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Sunday, July 18, 2010

Andrew Bird: Noble Beast


ANDREW BIRD: NOBLE BEAST (2008)

1) Oh No; 2) Masterswarm; 3) Fitz & Dizzyspells; 4) Effigy; 5) Tenuousness; 6) Nomenclature; 7) Ouo; 8) Not A Robot, But A Ghost; 9) Unfolding Fans; 10) Anonanimal; 11) Natural Disaster; 12) The Privateers; 13) Souverian; 14) On Ho!

Scary — but the well seems to be running dry. From the beginning, Bird has chosen the hono­rable, but risky path of trying to say something new with each album: staying true to his own un­flinching personality, yes, but still travelling the long exciting road from «neo-swing» to neo-wha­tever, adding influence upon influence and new trick upon new trick. With Armchair Apo­crypha, he'd molded his sound closer to indie-rock aesthetics, ensuring himself a steady com­mercial base among those who like their pop as pop, not as atonal brain-teasers, but still won't come within a mile's radius of MTV presence. It worked. What next?

Noble Beast is the first Andrew Bird album where I am exceedingly hard pressed to find even a remote trace of progress. (Apart from a couple lame moves, like the electronica elements and te­chno beats on 'Not A Robot' which do not agree with his style at all, I'm afraid). It's just another chunk of guitar-and-violin-driven pop, tied to another chunk of enigmatic, occasionally nerdy ly­rics (he even makes a reference to «proto-Sanskrit Minoans» at one point, which may delight the initiated, but should probably turn off history and linguistics buffs who actually know the meaning of these words). It's all pleasant, and a few of the songs are emotionally wondralicious — but totally surpri­sing in its total lack of surprises.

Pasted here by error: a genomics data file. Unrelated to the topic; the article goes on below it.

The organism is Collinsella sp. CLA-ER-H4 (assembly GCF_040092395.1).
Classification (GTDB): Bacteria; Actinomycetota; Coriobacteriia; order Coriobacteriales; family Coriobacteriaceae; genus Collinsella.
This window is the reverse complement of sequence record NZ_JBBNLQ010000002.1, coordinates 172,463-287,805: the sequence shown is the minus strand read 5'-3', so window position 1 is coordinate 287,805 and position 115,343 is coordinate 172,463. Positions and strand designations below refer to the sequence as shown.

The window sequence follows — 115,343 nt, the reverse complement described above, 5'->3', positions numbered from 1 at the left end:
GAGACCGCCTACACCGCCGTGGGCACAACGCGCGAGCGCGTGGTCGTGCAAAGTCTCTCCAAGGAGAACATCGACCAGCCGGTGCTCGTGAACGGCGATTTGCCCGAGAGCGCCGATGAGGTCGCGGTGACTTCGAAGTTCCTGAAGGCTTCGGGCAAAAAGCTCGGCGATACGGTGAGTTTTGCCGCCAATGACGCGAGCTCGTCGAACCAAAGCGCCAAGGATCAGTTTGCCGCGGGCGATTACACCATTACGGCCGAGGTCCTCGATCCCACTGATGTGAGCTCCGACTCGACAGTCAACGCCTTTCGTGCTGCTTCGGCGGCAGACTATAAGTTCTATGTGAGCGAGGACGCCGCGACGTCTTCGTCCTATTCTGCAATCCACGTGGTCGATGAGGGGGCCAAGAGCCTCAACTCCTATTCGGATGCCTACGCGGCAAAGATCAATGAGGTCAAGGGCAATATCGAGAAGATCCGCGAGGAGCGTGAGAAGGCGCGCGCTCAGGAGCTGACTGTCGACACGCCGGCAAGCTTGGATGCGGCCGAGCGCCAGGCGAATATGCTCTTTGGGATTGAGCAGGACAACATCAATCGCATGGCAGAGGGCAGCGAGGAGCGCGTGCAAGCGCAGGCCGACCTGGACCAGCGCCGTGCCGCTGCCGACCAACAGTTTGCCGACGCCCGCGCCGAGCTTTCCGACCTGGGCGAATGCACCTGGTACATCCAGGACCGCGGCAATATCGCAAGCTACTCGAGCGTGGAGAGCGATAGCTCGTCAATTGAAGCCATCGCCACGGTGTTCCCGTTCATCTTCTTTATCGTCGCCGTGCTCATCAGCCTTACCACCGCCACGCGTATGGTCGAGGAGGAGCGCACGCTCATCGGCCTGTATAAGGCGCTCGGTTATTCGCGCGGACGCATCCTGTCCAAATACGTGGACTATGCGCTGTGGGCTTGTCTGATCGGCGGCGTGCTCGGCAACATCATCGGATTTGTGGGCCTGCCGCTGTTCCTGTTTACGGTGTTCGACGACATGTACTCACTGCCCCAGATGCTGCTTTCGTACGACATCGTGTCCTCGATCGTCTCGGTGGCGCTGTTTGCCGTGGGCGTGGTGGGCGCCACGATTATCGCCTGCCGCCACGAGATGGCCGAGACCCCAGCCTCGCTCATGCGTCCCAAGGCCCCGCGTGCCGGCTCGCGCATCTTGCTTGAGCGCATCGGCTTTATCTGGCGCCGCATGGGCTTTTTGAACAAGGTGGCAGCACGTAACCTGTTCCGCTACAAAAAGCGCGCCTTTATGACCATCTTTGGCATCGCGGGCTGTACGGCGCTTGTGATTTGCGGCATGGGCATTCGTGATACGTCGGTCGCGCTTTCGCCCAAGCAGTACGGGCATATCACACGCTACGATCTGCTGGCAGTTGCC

But if, for one moment, we admit that our expectations are skewed — that, perhaps, Andrew has simply found the kind of sound that gives him complete sexual self-satisfaction — then what re­mains is simply to listen to the album over and over again until it clicks like the rest. Then, even­tually, 'Oh No' wins over as one of his delightfullest, most aethereal odes to spiritual liberation (provided this is how we have to interpret the lament about "calcium mines deep in our chest"), with one of his friendliest whistling patterns to boot. 'Fitz & Dizzyspells' is uplifting power pop that ranks up there with 'Heretics' (and also continues to display what I perceive as his serious in­terest in the Arcade Fire anthem style). And the start of 'The Privateers' is his most polished alloy of medie­val balladry and post-modern sheen to date, upon which it builds up layer after layer of grandiosity and then finally explodes in a bunch of electronic noise shambles.

For those who like their Andrew all sky-like and pastoral, 'Souverian' will do the job nicely. No one knows who 'Souverian' is; Bird himself was caught mentioning something about this being a French word, but, unless he happened to fall upon a mistyped variant of souverain, or decided by himself that the word would look nicer if disguised as an Armenian family name, he probably did not know what he was talking about (no big surprise here). Regardless, it forms a nice near homo­phone with 'so very young', and that's all it took to build up a genteel, manneristic mini-suite that does a great job extracting you from the world of Miley Cyrus for about seven minutes.

But keep in mind that if, like me, you get acquainted with Bird in chronological order, you'd bet­ter be prepared for a tinge of boredom and tiredness. His obvious professionalism and mannered intelligence prevent, and, I think, will always prevent him from releasing a non-respectable re­cord, yet there is only so much hyper-intellectual parallel-universe-building that one's mind will accept from the mind of another. And for Bird, it looks like his particular parallel universe has reached the end of its carefully planned construction — now all that remains is to understand how to spend the rest of the allocated budget. Repave the roads, perhaps?

1 comment:

  1. I dont know if Mr. Bird listens to brazilian music but as a brazilian i've got to say that the melodies and rhythms on ''Not a robot, but a ghost'' remind me a lot of brazilian folk music.

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